Devotionals

3 Bible Verses to Help You Move Past Your Past

5 Mins read

Do you have any regrets from your past? Of course, you do! All of us have said and done things in the past that leave us feeling the pains of shame and self-condemnation. However, God doesn’t want us to live with that type of pain. Instead, He wants us to forgive ourselves as freely and completely as He has forgiven us. If you’re having problems with moving past your past, consider these verses and the powerful truths that they provide.

If you had the ability to sit down and rewatch your life like a movie, how many parts would cause you to hide your eyes in shame? If we’re being honest, all of us have some portions of our story that we would like to forget. Perhaps you have said something hurtful to someone or done something that leaves you feeling the pains of self-condemnation, regret, and shame.

God doesn’t want you to walk around feeling those pains, though. Yes, He wants us to regret hurtful, sinful behaviors. That’s why He sends the Holy Spirit to convict and correct us. However, once we ask God for forgiveness for our sins, He wants us to be as quick to forgive ourselves as He is to forgive us.

In many cases, it’s easier to forgive others than it is to forgive ourselves. While forgiveness of any kind requires some work, we’re often quicker to extend forgiveness to others than we are to ourselves. Have you ever uttered the phrase, “I’ll never forgive myself for this,” or something similar? If so, you’re not alone. The guilt and shame associated with our own misdeeds are some of the toughest things that you will ever have to overcome.

God doesn’t want you to walk around carrying the cumbersome weight of shame, guilt, regret, and condemnation. That’s why He offered the very best that He had so you could experience His forgiveness. However, He doesn’t only want you to know that you’ve been forgiven by Him. He also wants you to forgive yourself.

Are you struggling with the weight of your own shame? Today’s a good day to lay that down. After all, you were never meant to carry it around. If you’re ready to embrace the forgiveness of God and move past your past, consider these passages of Scripture and the powerful truths that they contain.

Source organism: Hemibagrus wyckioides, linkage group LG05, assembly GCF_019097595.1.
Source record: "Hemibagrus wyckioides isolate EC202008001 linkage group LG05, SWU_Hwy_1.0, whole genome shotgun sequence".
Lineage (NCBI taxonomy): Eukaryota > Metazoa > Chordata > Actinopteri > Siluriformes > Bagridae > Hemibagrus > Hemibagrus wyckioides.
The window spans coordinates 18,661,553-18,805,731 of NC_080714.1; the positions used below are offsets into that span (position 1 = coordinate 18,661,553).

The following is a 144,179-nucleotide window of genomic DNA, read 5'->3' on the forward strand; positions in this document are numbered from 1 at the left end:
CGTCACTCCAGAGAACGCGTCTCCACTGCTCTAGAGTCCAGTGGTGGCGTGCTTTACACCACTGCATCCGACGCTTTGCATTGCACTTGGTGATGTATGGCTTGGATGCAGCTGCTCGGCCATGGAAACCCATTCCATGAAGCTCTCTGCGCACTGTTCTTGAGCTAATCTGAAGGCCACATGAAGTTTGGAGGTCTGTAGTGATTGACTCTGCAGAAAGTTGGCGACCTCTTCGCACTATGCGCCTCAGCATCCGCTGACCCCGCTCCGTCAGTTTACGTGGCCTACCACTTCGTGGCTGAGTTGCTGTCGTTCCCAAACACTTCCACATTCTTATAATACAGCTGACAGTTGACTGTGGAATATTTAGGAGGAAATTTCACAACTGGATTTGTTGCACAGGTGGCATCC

How Much Power Do You Hold?

Romans 4:7-8 (TPT)
Here’s what David says: What happy fulfillment is ahead for those whose rebellion has been forgiven and whose sins are covered by the blood. What happy progress comes to them when they hear the Lord speak over them, “I will never hold your sins against you!”

This passage from Paul’s letter to the Roman Church actually references a quote from David. Make no mistake about it, Paul and David were both men who understood the pain of shame, guilt, and condemnation. While we don’t get a detailed account of everyone’s past in the Bible, both Paul’s story and the story of David include plenty of lowlights in addition to their highlights.

In 2 Samuel, David not only had an illicit affair with a married woman resulting in her pregnancy, but he also had her husband murdered. Before Paul was converted to Christianity, he went around to different cities arresting Christians and even murdering them. Both of these men had some shameful things in their pasts.

That makes the statement that David made which Paul quoted even more powerful. “I will never hold your sins against you!” When you repent of your sins, God truly forgets them. He releases them from record, and they are never to be brought up again. However, when you hold onto those sins yourself, you are exercising power that God never intended you to have. In fact, refusing to forgive yourself after God has forgiven you is a means of trying to flex more control over your life than God has. Relinquishing control of every part of your life, including forgiveness, is an important aspect of truly embracing forgiveness, is one of the most important aspects of fully stepping into your position in the family of God.